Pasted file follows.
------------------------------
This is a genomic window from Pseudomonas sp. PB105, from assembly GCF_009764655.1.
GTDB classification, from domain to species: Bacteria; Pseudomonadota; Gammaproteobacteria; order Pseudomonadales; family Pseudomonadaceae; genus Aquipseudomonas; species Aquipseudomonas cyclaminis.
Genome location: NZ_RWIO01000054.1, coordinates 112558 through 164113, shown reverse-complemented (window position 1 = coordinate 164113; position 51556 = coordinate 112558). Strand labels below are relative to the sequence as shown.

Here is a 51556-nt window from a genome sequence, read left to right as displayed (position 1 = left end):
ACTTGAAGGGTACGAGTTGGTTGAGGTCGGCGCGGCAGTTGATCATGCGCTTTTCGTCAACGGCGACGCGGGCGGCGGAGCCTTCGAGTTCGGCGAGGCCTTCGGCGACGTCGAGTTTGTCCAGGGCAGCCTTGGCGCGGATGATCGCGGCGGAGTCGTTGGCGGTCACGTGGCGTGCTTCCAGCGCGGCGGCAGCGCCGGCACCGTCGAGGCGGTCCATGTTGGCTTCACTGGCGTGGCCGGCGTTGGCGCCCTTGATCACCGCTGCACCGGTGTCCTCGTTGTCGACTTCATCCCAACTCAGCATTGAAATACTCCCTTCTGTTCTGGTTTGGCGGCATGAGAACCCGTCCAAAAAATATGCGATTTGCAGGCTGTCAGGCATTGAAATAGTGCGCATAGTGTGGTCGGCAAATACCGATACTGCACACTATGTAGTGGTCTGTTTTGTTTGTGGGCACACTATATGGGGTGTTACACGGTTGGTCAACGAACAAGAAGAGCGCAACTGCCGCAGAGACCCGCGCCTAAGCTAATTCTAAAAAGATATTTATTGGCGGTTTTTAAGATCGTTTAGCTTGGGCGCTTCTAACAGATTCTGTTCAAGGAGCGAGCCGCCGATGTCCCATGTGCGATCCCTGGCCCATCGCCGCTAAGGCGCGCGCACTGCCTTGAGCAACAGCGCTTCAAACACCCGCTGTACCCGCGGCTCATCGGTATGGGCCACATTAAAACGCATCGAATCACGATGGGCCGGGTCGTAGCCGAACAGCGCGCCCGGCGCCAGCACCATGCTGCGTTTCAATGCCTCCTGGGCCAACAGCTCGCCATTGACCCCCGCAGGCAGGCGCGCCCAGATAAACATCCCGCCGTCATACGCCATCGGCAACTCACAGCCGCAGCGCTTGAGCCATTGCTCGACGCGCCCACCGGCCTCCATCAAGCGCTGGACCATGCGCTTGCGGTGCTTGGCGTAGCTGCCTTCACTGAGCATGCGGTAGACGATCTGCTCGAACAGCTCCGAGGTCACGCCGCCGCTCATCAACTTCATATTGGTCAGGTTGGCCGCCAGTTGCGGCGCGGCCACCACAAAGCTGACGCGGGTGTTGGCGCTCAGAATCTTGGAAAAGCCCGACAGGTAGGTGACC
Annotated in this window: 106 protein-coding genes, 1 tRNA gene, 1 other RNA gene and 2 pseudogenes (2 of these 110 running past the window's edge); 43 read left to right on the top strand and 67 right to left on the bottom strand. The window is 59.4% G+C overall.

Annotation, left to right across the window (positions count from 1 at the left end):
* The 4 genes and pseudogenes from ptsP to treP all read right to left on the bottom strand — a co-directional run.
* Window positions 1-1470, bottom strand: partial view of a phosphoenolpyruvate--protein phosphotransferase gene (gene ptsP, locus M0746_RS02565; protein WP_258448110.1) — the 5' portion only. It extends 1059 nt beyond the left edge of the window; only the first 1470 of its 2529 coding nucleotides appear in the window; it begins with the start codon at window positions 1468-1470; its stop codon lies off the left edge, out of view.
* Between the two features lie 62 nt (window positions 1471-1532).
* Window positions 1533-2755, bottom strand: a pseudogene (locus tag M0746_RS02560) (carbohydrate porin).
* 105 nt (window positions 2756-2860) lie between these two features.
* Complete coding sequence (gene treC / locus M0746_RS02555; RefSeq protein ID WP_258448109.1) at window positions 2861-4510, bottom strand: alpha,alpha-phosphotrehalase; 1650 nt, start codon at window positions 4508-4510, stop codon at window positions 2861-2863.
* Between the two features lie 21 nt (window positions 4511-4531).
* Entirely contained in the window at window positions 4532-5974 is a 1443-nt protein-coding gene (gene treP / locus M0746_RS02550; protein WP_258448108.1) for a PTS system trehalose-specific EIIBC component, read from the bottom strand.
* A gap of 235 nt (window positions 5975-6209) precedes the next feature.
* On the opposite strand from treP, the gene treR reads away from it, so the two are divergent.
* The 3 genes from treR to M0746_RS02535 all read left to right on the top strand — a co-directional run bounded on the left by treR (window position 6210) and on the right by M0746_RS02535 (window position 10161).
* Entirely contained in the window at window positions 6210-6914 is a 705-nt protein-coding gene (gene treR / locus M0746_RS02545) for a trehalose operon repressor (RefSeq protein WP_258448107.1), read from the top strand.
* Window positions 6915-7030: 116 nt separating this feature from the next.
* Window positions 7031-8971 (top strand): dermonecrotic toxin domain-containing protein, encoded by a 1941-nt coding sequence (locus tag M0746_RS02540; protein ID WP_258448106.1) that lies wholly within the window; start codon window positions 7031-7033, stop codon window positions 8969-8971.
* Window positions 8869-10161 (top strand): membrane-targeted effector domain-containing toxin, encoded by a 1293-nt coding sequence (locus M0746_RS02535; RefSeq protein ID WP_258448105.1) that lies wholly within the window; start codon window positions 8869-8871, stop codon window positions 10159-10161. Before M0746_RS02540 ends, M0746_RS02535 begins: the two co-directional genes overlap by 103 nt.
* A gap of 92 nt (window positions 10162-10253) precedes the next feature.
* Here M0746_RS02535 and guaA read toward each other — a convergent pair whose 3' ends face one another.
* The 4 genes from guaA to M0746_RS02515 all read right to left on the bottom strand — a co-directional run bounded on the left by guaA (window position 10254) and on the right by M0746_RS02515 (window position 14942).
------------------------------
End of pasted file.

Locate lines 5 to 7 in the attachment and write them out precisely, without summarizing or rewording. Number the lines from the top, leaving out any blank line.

ACTTGAAGGGTACGAGTTGGTTGAGGTCGGCGCGGCAGTTGATCATGCGCTTTTCGTCAACGGCGACGCGGGCGGCGGAGCCTTCGAGTTCGGCGAGGCCTTCGGCGACGTCGAGTTTGTCCAGGGCAGCCTTGGCGCGGATGATCGCGGCGGAGTCGTTGGCGGTCACGTGGCGTGCTTCCAGCGCGGCGGCAGCGCCGGCACCGTCGAGGCGGTCCATGTTGGCTTCACTGGCGTGGCCGGCGTTGGCGCCCTTGATCACCGCTGCACCGGTGTCCTCGTTGTCGACTTCATCCCAACTCAGCATTGAAATACTCCCTTCTGTTCTGGTTTGGCGGCATGAGAACCCGTCCAAAAAATATGCGATTTGCAGGCTGTCAGGCATTGAAATAGTGCGCATAGTGTGGTCGGCAAATACCGATACTGCACACTATGTAGTGGTCTGTTTTGTTTGTGGGCACACTATATGGGGTGTTACACGGTTGGTCAACGAACAAGAAGAGCGCAACTGCCGCAGAGACCCGCGCCTAAGCTAATTCTAAAAAGATATTTATTGGCGGTTTTTAAGATCGTTTAGCTTGGGCGCTTCTAACAGATTCTGTTCAAGGAGCGAGCCGCCGATGTCCCATGTGCGATCCCTGGCCCATCGCCGCTAAGGCGCGCGCACTGCCTTGAGCAACAGCGCTTCAAACACCCGCTGTACCCGCGGCTCATCGGTATGGGCCACATTAAAACGCATCGAATCACGATGGGCCGGGTCGTAGCCGAACAGCGCGCCCGGCGCCAGCACCATGCTGCGTTTCAATGCCTCCTGGGCCAACAGCTCGCCATTGACCCCCGCAGGCAGGCGCGCCCAGATAAACATCCCGCCGTCATACGCCATCGGCAACTCACAGCCGCAGCGCTTGAGCCATTGCTCGACGCGCCCACCGGCCTCCATCAAGCGCTGGACCATGCGCTTGCGGTGCTTGGCGTAGCTGCCTTCACTGAGCATGCGGTAGACGATCTGCTCGAACAGCTCCGAGGTCACGCCGCCGCTCATCAACTTCATATTGGTCAGGTTGGCCGCCAGTTGCGGCGCGGCCACCACAAAGCTGACGCGGGTGTTGGCGCTCAGAATCTTGGAAAAGCCCGACAGGTAGGTGACC
Annotated in this window: 106 protein-coding genes, 1 tRNA gene, 1 other RNA gene and 2 pseudogenes (2 of these 110 running past the window's edge); 43 read left to right on the top strand and 67 right to left on the bottom strand. The window is 59.4% G+C overall.

Annotation, left to right across the window (positions count from 1 at the left end):